When Ian McCulloch, frontman of Echo and the Bunnymen, wrote ‘Nothing Ever Lasts Forever’ he might have been singing about his namesake’s snooker career.
Ian McCulloch – the green baize version – is a former World Championship semi-finalist who also reached two ranking finals, including one at the Guild Hall in his native Preston. In 2012 he was forced to retire due to neck and shoulder injuries, caused by years of repetition of playing and practising snooker, but seven years later, as he reflects on his career in the sport, he has few regrets.
“It was the best 20 years of my life and it gave me more than I thought it would,” said McCulloch. “My only regret is that I didn’t win a ranking title. I would love to have played in today’s era with so many tournaments, and without being big-headed I’d like to think I’d be good enough to win one or two.
“If I had carried on playing then I might have done damage to my shoulder which would have been irreversible. I was disappointed when I had to retire, though snooker was never the be-all and end-all of life for me.
McCulloch celebrates his famous win against Graeme Dott in 2005
“I finished my career with great memories having played a lot of big games on television. I was involved in some mad matches, like beating Peter Ebdon 9-8 from 5-0 down at the UK Championship, or the one at the Crucible in 2005 when I made a crazy clearance in the last frame to beat Graeme Dott 10-9, then did a jig around the table! What people don’t know is that I had mates who would dare me to dance around at the end of a match or say certain words in interviews.”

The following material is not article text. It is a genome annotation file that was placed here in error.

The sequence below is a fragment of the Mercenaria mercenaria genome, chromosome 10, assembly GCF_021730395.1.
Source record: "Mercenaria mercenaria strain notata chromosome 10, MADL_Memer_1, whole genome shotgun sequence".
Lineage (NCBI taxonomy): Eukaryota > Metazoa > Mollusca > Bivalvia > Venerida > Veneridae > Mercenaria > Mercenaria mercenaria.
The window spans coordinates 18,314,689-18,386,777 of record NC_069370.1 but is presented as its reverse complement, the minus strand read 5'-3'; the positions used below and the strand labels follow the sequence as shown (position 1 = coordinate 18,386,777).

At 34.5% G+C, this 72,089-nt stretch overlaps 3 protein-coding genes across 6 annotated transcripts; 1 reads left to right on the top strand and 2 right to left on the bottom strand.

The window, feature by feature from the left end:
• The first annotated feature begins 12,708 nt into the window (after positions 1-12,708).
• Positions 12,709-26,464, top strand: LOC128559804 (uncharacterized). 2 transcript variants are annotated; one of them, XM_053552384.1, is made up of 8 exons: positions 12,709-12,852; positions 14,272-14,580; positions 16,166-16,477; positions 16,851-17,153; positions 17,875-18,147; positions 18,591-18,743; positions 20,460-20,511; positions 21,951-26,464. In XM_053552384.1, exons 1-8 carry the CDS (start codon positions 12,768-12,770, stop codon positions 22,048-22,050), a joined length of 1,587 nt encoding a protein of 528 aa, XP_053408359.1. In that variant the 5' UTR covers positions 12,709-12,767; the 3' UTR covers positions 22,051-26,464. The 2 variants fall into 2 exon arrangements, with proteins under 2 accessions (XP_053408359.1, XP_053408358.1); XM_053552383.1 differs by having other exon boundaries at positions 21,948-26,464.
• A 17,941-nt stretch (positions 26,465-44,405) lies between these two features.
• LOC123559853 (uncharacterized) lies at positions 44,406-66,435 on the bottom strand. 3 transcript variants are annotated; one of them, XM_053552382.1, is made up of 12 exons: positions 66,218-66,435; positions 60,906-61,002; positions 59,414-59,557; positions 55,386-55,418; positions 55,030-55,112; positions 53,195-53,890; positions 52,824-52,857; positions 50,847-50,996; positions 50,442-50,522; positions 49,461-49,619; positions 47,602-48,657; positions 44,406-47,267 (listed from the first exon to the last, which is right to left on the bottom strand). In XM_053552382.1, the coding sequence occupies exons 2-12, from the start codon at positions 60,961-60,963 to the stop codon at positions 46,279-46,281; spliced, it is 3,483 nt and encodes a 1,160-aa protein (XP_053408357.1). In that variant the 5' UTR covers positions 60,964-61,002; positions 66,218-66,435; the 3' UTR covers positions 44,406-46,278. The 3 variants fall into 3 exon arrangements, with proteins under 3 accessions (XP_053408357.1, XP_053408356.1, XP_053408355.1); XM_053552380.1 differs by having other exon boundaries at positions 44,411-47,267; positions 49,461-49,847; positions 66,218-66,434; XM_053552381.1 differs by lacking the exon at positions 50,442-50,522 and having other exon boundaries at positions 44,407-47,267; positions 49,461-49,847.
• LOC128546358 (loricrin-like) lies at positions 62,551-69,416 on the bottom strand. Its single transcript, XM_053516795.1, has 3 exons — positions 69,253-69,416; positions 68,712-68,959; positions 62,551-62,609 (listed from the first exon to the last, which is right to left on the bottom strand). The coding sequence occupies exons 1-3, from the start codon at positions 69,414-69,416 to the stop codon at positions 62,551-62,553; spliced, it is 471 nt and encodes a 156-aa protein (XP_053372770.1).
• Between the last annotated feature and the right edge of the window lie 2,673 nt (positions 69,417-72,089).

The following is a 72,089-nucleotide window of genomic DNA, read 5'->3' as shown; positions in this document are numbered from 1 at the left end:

It was in that year, 2005, that McCulloch enjoyed his best run at the World Championship. After knocking out Dott, he edged out Mark Williams 13-12 in another classic before beating Alan McManus 13-8 to reach the semi-finals. Then he battled hard against Matthew Stevens before losing 17-14.
His first ranking final came at the 2002 British Open when he beat the likes of Stephen Maguire, John Higgins and Mark Williams to reach the final, before losing to Paul Hunter. Two years later at the Grand Prix in Preston, he fought his way through to the final again, and faced Ronnie O’Sullivan. It couldn’t have been a better occasion for McCulloch, playing in his hometown against arguably snooker’s all-time greatest. But the match itself did not go to plan as he fell 5-1 behind and eventually lost 9-5.
“The venue was packed out with 1,500 fans, it was fantastic,” remembers the 47-year-old. “I was a bag of nerves but I loved every minute. There were times in big matches I was shaking so much at the start I couldn’t put ice into my glass of water. And I played matches where I literally couldn’t talk afterwards. But I seemed to be able to channel that nervous energy and produce good snooker.
“When I played at the Crucible I was always ready for it. In terms of my fitness, practice routine, mental preparation, sleep pattern – it was all in place. I went out there wanting to kill my opponent before he had a chance to kill me. That has to be the mindset. I see players turn up now and I know they can’t win. They say they have been practising but they have been fighting kittens when you need to be fighting lions.
“The buzz of those big matches or walking out at the Crucible – you can’t recreate that any other way, whatever you do in the rest of your life.”